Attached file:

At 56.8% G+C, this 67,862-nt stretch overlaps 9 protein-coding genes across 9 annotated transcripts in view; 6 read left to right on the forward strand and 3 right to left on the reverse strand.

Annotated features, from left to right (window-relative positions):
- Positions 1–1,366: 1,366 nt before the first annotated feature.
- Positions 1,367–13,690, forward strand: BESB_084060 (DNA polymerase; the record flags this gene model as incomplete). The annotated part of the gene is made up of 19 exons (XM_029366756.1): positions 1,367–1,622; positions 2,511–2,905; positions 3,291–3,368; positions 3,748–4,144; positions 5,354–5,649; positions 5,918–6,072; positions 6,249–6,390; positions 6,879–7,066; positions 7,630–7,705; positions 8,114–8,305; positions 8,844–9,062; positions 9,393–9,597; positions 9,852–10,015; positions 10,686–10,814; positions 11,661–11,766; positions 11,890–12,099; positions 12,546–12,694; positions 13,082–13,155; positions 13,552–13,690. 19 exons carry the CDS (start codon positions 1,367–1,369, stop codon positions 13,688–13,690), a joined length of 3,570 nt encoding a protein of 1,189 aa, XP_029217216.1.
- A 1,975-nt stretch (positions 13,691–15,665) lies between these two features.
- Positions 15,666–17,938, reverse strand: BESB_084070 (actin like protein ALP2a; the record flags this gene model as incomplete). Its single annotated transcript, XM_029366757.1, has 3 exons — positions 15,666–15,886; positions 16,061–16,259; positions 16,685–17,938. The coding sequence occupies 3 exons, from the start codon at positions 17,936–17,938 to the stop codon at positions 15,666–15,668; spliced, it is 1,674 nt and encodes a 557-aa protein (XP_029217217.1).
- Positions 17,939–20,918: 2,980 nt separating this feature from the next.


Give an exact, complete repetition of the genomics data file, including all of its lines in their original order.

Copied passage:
At 56.8% G+C, this 67,862-nt stretch overlaps 9 protein-coding genes across 9 annotated transcripts in view; 6 read left to right on the forward strand and 3 right to left on the reverse strand.

Annotated features, from left to right (window-relative positions):
- Positions 1–1,366: 1,366 nt before the first annotated feature.
- Positions 1,367–13,690, forward strand: BESB_084060 (DNA polymerase; the record flags this gene model as incomplete). The annotated part of the gene is made up of 19 exons (XM_029366756.1): positions 1,367–1,622; positions 2,511–2,905; positions 3,291–3,368; positions 3,748–4,144; positions 5,354–5,649; positions 5,918–6,072; positions 6,249–6,390; positions 6,879–7,066; positions 7,630–7,705; positions 8,114–8,305; positions 8,844–9,062; positions 9,393–9,597; positions 9,852–10,015; positions 10,686–10,814; positions 11,661–11,766; positions 11,890–12,099; positions 12,546–12,694; positions 13,082–13,155; positions 13,552–13,690. 19 exons carry the CDS (start codon positions 1,367–1,369, stop codon positions 13,688–13,690), a joined length of 3,570 nt encoding a protein of 1,189 aa, XP_029217216.1.
- A 1,975-nt stretch (positions 13,691–15,665) lies between these two features.
- Positions 15,666–17,938, reverse strand: BESB_084070 (actin like protein ALP2a; the record flags this gene model as incomplete). Its single annotated transcript, XM_029366757.1, has 3 exons — positions 15,666–15,886; positions 16,061–16,259; positions 16,685–17,938. The coding sequence occupies 3 exons, from the start codon at positions 17,936–17,938 to the stop codon at positions 15,666–15,668; spliced, it is 1,674 nt and encodes a 557-aa protein (XP_029217217.1).
- Positions 17,939–20,918: 2,980 nt separating this feature from the next.